A while back I tried to determine how I "naturally" walk (spurred by conversations about contra-body movement and other stuff). I found that I had to get myself to think about something else (like a song, movie, or anything other than walking), otherwise it skewed things.

What I concluded (for me). When walking forward, the answer varied, depending on the state of my hands. If my hands were free, more times than not, my arms would have some contra-body motion, and my shoulders would have a little (most of the time any ways). However, if my hands were kept in front of me (with my fingers intertwined), I had no detectable contra-body motion. BTW, when walking backwards, I had the frankenstein thing going.

What that all means, no clue.

;)
 

AndaBien

Well-Known Member
A while back I tried to determine how I "naturally" walk (spurred by conversations about contra-body movement and other stuff). I found that I had to get myself to think about something else (like a song, movie, or anything other than walking), otherwise it skewed things.

What I concluded (for me). When walking forward, the answer varied, depending on the state of my hands. If my hands were free, more times than not, my arms would have some contra-body motion, and my shoulders would have a little (most of the time any ways). However, if my hands were kept in front of me (with my fingers intertwined), I had no detectable contra-body motion. BTW, when walking backwards, I had the frankenstein thing going.

What that all means, no clue.
I would be willing to bet that, if your weren't thinking about walking, you would have contra-body motion, whether going forward or back. And, if you had your hands in front of you but were not watching them, such as if you were carrying a beach ball, you would have contra-body motion. The only time some people don't have it is when they start analyzing it.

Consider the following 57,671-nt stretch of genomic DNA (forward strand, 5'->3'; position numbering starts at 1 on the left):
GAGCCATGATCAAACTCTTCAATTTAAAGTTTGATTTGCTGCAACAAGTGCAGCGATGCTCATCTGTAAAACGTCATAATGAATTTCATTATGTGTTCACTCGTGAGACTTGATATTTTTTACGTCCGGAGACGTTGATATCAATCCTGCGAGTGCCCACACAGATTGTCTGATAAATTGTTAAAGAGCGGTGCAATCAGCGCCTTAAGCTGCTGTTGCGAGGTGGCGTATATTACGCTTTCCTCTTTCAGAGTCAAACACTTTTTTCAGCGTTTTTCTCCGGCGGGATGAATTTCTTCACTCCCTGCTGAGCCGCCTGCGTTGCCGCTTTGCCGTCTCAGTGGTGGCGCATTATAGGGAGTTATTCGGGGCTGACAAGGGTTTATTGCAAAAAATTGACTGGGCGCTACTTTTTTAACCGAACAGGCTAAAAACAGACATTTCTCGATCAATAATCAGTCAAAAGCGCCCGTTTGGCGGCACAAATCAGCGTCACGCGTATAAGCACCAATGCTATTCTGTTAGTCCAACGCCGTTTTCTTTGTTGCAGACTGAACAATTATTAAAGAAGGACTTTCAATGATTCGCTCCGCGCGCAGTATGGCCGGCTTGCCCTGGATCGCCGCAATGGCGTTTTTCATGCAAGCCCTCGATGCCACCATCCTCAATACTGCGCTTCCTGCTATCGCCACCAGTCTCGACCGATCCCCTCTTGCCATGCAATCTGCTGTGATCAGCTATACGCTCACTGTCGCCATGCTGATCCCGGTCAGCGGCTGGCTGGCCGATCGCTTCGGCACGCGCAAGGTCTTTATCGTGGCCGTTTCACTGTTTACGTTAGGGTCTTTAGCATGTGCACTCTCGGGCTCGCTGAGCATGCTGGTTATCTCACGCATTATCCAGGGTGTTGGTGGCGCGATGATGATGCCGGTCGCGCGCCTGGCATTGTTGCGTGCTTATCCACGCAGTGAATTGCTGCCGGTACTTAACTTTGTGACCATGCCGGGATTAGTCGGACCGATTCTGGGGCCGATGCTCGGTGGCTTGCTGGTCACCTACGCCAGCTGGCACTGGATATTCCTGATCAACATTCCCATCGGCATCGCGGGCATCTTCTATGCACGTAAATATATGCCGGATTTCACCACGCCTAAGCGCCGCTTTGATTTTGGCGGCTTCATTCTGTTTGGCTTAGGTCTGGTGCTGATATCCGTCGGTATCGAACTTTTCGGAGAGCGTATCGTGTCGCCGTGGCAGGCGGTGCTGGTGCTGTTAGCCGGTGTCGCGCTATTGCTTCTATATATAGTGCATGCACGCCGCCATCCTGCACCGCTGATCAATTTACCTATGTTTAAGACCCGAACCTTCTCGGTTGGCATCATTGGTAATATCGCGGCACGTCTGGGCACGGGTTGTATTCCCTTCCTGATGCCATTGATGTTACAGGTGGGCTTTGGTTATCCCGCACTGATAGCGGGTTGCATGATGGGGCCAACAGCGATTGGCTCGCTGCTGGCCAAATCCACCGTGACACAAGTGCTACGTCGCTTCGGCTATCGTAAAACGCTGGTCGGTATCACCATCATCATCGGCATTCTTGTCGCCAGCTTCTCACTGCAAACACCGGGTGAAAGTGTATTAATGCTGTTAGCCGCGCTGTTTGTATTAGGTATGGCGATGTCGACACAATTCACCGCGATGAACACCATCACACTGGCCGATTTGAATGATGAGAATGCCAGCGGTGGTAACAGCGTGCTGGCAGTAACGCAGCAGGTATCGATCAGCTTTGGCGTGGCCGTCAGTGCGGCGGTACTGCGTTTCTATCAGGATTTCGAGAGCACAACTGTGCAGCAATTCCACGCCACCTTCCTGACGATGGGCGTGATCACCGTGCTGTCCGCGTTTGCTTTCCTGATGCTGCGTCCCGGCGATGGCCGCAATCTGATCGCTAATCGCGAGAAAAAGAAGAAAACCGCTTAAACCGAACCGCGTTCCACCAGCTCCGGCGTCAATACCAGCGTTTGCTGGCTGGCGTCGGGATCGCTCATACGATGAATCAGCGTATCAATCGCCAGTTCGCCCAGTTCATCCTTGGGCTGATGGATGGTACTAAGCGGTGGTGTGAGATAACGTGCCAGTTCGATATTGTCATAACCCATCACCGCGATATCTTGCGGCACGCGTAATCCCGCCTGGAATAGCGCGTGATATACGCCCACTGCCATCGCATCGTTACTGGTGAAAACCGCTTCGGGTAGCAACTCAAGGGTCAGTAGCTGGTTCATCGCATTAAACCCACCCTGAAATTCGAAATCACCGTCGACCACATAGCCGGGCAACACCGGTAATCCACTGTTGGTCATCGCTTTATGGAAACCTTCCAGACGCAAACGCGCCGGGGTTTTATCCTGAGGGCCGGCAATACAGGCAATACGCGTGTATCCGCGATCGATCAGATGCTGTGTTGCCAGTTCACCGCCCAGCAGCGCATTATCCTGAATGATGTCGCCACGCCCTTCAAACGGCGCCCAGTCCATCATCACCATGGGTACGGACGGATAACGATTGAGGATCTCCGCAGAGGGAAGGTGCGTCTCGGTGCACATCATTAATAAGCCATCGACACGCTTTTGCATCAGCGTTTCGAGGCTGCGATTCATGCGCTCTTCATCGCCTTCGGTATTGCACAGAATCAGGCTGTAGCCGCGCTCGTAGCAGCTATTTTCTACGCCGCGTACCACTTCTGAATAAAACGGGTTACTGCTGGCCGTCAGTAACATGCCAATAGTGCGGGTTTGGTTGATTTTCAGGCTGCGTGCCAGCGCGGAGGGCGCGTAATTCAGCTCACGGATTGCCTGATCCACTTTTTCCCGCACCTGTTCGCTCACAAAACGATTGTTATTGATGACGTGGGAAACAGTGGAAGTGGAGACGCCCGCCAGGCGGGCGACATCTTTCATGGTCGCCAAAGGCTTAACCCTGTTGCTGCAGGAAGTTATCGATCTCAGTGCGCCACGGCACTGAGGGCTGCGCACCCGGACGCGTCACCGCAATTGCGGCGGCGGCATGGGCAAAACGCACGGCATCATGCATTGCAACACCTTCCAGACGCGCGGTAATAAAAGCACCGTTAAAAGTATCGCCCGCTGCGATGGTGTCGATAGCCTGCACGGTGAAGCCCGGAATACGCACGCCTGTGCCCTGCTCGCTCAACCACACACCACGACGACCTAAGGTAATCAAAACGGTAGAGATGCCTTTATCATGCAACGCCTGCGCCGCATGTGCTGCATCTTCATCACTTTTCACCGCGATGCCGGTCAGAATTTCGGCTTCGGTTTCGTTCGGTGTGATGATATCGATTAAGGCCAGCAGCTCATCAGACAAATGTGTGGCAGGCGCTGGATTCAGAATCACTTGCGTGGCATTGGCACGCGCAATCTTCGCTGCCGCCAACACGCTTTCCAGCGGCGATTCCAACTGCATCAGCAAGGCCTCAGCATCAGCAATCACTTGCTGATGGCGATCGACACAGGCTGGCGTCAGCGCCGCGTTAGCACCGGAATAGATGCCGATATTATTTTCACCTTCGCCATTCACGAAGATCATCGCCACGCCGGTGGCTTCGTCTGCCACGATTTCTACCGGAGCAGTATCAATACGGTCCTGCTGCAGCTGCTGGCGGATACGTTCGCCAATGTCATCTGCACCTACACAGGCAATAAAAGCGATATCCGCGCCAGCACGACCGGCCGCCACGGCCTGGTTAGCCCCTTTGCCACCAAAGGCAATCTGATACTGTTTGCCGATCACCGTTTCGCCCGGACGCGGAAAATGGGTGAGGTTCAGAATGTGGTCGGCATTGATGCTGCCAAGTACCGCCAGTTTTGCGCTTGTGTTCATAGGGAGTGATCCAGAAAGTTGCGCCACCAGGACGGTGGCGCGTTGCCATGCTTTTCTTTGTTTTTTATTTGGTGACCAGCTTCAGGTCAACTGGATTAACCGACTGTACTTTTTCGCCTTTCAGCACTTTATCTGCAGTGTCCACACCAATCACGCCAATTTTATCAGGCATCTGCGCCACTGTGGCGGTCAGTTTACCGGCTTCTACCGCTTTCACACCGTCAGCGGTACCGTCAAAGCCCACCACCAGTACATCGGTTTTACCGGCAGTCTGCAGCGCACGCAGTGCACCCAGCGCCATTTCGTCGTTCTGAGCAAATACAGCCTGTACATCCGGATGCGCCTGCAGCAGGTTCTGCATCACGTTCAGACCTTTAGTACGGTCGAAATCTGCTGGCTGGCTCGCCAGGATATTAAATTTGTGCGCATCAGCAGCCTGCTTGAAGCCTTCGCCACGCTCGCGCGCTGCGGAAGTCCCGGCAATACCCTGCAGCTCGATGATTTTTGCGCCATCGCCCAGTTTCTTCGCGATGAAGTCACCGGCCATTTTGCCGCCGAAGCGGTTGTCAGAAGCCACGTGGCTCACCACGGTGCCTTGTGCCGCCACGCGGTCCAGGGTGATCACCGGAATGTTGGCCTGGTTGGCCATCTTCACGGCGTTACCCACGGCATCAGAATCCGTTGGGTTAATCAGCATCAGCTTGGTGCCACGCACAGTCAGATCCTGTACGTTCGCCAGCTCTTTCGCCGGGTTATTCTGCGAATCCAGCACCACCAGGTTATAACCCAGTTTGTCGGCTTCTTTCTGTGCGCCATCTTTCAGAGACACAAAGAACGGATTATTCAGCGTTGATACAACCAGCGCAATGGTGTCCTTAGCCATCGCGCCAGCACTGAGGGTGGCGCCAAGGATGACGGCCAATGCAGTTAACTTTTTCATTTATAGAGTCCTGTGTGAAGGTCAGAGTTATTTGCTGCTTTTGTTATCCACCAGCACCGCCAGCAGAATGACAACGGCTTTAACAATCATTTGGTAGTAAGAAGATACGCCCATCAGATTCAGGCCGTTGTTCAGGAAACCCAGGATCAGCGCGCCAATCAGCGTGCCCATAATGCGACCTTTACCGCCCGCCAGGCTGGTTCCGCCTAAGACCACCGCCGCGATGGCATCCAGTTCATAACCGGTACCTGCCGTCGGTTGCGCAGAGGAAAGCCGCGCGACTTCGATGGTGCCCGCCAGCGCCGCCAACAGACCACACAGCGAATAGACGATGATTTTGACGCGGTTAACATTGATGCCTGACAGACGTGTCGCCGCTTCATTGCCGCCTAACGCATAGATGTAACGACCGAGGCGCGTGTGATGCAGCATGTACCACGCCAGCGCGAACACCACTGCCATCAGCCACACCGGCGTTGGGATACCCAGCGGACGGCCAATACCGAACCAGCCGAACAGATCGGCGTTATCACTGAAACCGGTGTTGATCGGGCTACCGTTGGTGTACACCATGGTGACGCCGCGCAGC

dchester

Moderator
Staff member
I would be willing to bet that, if your weren't thinking about walking, you would have contra-body motion, whether going forward or back. And, if you had your hands in front of you but were not watching them, such as if you were carrying a beach ball, you would have contra-body motion. The only time some people don't have it is when they start analyzing it.
When I thought about walking (as I posted), it would skew things toward whatever style or motion I might be thinking about. That's why I had to think about something else for while and (hopefully) remember to then think about what I was doing. For me, doing contra-body motion in tango was very un-natural, and I had more than one teacher trying to correct it (I was just as likely to do the Frankenstein thing, as contra body). Actually (to a slow song), I can occasionally do it now without having to spend too much time thinking about it, but more times than not, I'll end up doing a different motion (raising on the side that I'm stepping on), or no extra movement at all.